Subject: Re: PostgreSQL 7.4.1 anyone?
To: None <tech-pkg@NetBSD.org>
From: James K. Lowden <firstname.lastname@example.org>
Date: 01/12/2004 20:48:23
On Mon, 12 Jan 2004, Michal Pasternak <email@example.com> wrote:
> Martin Husemann [Mon, Jan 12, 2004 at 03:25:59PM +0100]:
> > I would imediately drop any package system that
> > fidles with my database content automagically in such situations.
> What's the difference between pg_dump performed automatically and
> performed by hand?
You are not talking like a DBA.
You are certainly not talking like a DBA who's responsible for a
You are absolutely, positively not talking like a DBA responsible for a
production database with 10 GB of valuable data that is both widely used
and highly visible in the firm.
Forget high availability, backup machines, fallback mechanisms. If I'm a
DBA, and my sysadmin came to me and said he'd installed my new database as
requested, I'd expect to find my old one intact and unscathed. The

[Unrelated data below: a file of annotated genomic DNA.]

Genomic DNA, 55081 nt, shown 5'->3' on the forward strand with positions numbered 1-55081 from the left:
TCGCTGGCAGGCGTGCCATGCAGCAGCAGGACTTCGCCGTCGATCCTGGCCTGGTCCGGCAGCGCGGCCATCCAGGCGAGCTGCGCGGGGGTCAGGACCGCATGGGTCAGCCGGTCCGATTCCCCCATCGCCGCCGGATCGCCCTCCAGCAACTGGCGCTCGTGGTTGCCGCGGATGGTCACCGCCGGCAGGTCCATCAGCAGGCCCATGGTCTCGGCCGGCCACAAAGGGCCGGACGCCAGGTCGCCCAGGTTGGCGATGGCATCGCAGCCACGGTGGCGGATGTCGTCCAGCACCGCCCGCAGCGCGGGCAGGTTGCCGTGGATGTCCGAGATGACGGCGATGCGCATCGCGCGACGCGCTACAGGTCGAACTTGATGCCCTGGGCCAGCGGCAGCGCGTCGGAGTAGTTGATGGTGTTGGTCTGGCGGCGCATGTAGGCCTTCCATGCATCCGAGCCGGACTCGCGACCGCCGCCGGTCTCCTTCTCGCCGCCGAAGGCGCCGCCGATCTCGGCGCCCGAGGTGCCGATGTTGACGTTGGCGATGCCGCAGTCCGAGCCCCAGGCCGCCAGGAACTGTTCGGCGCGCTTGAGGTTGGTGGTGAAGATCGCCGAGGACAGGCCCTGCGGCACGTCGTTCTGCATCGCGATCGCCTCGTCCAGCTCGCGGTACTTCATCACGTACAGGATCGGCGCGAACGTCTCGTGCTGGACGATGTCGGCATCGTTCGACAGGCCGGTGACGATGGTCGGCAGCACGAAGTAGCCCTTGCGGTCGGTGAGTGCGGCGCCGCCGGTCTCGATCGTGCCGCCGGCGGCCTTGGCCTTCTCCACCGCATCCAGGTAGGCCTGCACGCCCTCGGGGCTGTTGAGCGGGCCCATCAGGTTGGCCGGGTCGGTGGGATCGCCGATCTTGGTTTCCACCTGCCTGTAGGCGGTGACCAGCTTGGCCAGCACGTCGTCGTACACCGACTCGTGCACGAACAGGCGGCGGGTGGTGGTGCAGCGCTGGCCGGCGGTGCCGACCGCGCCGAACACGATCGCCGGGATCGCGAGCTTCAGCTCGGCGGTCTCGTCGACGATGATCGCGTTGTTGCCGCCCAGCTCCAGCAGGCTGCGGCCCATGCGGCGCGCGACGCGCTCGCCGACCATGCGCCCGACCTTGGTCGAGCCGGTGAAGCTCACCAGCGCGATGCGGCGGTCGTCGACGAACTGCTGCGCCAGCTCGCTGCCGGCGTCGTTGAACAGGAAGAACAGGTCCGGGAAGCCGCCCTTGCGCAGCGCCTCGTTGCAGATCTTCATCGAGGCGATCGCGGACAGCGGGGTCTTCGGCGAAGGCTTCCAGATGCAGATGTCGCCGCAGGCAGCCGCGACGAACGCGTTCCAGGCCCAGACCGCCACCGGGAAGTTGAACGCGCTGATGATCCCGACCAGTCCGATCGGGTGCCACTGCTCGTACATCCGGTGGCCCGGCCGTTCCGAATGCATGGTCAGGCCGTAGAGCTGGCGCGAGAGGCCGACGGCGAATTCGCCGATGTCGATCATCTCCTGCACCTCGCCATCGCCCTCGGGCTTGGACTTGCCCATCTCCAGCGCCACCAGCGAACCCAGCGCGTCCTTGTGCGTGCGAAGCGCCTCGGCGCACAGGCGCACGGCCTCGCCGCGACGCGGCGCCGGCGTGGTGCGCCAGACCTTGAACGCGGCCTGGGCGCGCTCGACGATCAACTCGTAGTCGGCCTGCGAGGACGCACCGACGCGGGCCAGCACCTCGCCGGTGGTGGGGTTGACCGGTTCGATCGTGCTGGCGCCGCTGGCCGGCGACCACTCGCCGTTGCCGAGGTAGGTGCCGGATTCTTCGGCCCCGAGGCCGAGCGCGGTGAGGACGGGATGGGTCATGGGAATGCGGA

probability that his pkgsrc script would correctly upgrade the data are so
close to zero, it's laughable. To pick just one impossible problem: How
is pkgsrc going to guess what devices to use?
As Greg says, it would be nice if the authors took more account of data
migration issues. But IMHO the only responsible path open to pkgsrc for
RDBMSs is to install the next version side-by-side with the old. The DBA
will load the new database; the users will test it; it will go online.
Then, after some days or weeks, the old one will be decommissioned.
For anything that matters, running the old and new systems simultaneously
is what's going to happen. The only question here is, how much will
pkgsrc do to make that easy?